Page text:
German architect Peter Kaiser was the first to license any Porsche for road use on December 20, 1948. As we now mark nearly 70 years since the company’s birth as a manufacturer of 356 coupes and cabriolets, set your way-back machine for 1930. Well before the VW Beetle or any sports car derivative existed in Ferdinand Porsche’s fertile imagination, he opened small office in Stuttgart, Germany, ambitiously called ‘Dr. ing. h.c. Ferdinand Porsche GmbH, Konstruktionsbüro fur Motoren und Fahrzeugbau (design office for engine and motor vehicle construction). Nine designers, including Porsche’s faithful ally Karl Rabe and his son Ferry, manned the drafting boards.
Seed money came from three sources. Dr. Porsche put up 24,000 RM, roughly equivalent to $3500 in 1930 or $136,000 today. His son-in-law Dr. Anton Piech added 3000 DM to the kitty and served as the company’s attorney. If that name sounds familiar, it’s because Dr. Piech’s son Ferdinand, born in 1937, climbed to the very top of the VW Group’s ladder before he was ousted in 2015.
The forgotten investor (and racer)
The third almost-silent partner was Adolf Rosenberger, a wealthy German race driver who served as the budding Porsche design office’s managing director. Like Piech, he contributed an initial 3000 RM followed soon by an additional 80,000 RM to sustain operations when initial customers were slow to pay their tabs.
Rosenberger’s racing exploits were well known to Porsche and others. Born in 1900 in Pforzheim, Germany, his family’s success in real estate and movie theaters provided the wealth needed to compete with the day’s quickest motorcycles and sports cars. At the wheel of the Benz RH (Rennwagen Heckmotor) designed by aircraft engineer Edmund Rumpler and developed by Benz chief engineer Hans Nibel, more commonly call the Tropfenwagen for its tear-drop shape), Rosenberger won the Solitude race near Stuttgart in 1924 and 1925. The RH was the first ever successful mid-engine race car.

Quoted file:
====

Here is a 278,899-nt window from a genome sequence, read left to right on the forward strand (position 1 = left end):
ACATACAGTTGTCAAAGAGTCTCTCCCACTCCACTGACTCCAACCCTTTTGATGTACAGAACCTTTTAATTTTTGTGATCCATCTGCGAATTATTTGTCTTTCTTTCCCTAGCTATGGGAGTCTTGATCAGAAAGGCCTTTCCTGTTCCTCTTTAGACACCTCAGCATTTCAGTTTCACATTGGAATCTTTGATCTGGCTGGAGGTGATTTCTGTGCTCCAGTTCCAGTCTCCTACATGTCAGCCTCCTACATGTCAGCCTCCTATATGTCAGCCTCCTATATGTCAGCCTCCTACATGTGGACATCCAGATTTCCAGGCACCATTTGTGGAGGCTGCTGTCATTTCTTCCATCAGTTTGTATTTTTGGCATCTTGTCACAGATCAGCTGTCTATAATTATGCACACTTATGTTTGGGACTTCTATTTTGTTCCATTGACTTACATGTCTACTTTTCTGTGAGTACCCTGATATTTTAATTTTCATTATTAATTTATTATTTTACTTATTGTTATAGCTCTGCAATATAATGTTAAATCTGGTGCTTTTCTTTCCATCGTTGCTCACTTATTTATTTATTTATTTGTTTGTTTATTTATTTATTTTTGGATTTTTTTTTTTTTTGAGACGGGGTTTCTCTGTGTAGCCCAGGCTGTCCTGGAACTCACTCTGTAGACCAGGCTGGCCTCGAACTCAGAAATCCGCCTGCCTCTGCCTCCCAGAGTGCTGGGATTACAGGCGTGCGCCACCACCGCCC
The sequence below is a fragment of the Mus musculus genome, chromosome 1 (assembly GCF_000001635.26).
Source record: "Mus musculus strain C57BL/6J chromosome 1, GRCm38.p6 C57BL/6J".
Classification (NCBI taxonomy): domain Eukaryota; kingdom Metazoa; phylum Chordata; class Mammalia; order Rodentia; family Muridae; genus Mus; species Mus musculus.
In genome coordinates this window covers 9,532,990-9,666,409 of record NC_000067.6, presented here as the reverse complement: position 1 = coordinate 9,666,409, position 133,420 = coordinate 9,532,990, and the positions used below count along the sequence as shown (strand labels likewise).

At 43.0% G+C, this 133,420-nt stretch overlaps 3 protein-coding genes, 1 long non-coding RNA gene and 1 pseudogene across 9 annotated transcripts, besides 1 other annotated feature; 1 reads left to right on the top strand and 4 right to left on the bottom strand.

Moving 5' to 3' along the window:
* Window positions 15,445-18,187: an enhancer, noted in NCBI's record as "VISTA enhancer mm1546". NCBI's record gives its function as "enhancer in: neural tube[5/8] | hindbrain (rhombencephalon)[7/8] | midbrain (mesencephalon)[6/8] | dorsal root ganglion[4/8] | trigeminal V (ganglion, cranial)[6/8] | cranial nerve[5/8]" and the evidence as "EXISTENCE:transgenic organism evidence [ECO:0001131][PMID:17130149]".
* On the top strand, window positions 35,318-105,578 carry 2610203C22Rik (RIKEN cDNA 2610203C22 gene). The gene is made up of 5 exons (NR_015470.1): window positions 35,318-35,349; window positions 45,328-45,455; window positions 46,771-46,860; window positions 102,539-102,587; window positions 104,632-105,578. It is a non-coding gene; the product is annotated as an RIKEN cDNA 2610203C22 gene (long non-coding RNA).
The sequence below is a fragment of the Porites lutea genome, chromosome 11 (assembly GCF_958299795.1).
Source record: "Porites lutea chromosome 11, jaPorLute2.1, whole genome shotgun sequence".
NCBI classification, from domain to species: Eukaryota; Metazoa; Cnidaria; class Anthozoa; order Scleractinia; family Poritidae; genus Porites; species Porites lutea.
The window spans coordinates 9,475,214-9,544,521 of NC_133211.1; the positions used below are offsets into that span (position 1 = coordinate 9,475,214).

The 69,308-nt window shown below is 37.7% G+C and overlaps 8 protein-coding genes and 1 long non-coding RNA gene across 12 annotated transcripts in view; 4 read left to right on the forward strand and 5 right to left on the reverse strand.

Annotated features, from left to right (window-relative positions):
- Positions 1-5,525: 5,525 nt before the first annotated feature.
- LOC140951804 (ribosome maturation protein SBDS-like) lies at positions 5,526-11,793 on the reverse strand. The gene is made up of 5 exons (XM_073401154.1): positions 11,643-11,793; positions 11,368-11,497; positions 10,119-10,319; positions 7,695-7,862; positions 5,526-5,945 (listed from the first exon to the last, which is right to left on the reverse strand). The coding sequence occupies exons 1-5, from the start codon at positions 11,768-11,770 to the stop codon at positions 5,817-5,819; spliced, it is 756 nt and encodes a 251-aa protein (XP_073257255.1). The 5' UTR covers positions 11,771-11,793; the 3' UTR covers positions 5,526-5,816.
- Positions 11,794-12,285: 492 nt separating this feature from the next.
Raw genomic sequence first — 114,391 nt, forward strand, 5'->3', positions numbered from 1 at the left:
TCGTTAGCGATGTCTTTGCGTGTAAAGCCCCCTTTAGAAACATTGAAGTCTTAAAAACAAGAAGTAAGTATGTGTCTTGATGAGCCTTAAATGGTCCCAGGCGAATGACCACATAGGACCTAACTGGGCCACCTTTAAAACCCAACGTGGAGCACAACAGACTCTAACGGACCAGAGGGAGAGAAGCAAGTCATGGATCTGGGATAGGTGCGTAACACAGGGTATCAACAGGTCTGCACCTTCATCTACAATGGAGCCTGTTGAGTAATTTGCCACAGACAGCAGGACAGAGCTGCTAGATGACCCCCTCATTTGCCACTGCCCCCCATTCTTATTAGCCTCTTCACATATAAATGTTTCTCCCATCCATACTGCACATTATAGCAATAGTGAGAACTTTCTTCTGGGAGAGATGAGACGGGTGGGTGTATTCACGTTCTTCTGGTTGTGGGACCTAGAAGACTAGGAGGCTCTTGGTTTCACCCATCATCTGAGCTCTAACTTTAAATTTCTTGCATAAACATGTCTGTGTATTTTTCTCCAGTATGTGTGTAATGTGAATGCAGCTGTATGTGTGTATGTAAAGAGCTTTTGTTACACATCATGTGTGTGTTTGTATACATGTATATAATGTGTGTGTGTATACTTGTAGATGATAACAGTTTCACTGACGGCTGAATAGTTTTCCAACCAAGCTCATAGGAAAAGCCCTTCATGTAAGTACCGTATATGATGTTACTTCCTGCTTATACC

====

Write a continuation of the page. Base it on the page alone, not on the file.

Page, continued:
He and his arch rival Rudolf Caracciola drove Mercedes SS sports cars designed by that firm’s technical director Porsche at the first German Grand Prix held at AVUS in 1926. Competing in the wet, Rosenberger was the quicker of the two. Unfortunately, a leak in the ether tank used to start his supercharged six-cylinder engine resulted in him passing out and crashing into a timing stand, resulting in the deaths of three course marshals.
The following year, Caracciola and Rosenberger faced off at the 1927 Eifelrennen, the first major sports car race held at the Nurburgring. Rosenberger, who had 40 victories to his credit, finished a close second to Caracciola who subsequently won three European Grand Prix Championships for Mercedes-Benz.
Porsche goes back to the drawing board
When Daimler and Benz merged in 1924 to form Mercedes-Benz, Porsche and Nibel were forced to compete for the combined management’s favor. When Porsche lost that political battle in 1928, he returned to his homeland in Austria to work a few years at Steyr before returning to Stuttgart to open his design office.
In 1931, Porsche project number 12 was a rear-engined prototype for the German motorcycle manufacturer Zundapp, aimed at the mass market. Engineering student Bela Barenyi, who later invented crashworthy body structures for Mercedes-Benz, loaned the Porsche organization his Vienna Technikum thesis describing a second rear-engined economy car.
The most convincing voice stimulating Porsche’s interest in locating the engine behind the driver was Rosenberger’s. In a 1952 Griffith Borgeson interview he noted, “I happen to have been the first person to drive the Benz RH cars to success in racing in the mid-1920s. Though they had only 65 horsepower, we beat 125 horsepower blown Mercedes at the Solitude races. I had a good idea of their good and bad points. My experience driving that baby is what led Porsche to design a rear-engine car.” (Today’s “mid-engine” terminology had not yet been invented.)
Knowing that the Grand Prix formula was scheduled to limit cars to a maximum weight of 750 kilograms (1650 pounds, not including tires or fluids) beginning with the 1934 racing season, the Porsche design office began speculative project 22: a 4.4-liter V-16 mid-engine single seater blessed with 290 horsepower, an aerodynamic body, and a 180-mph top speed.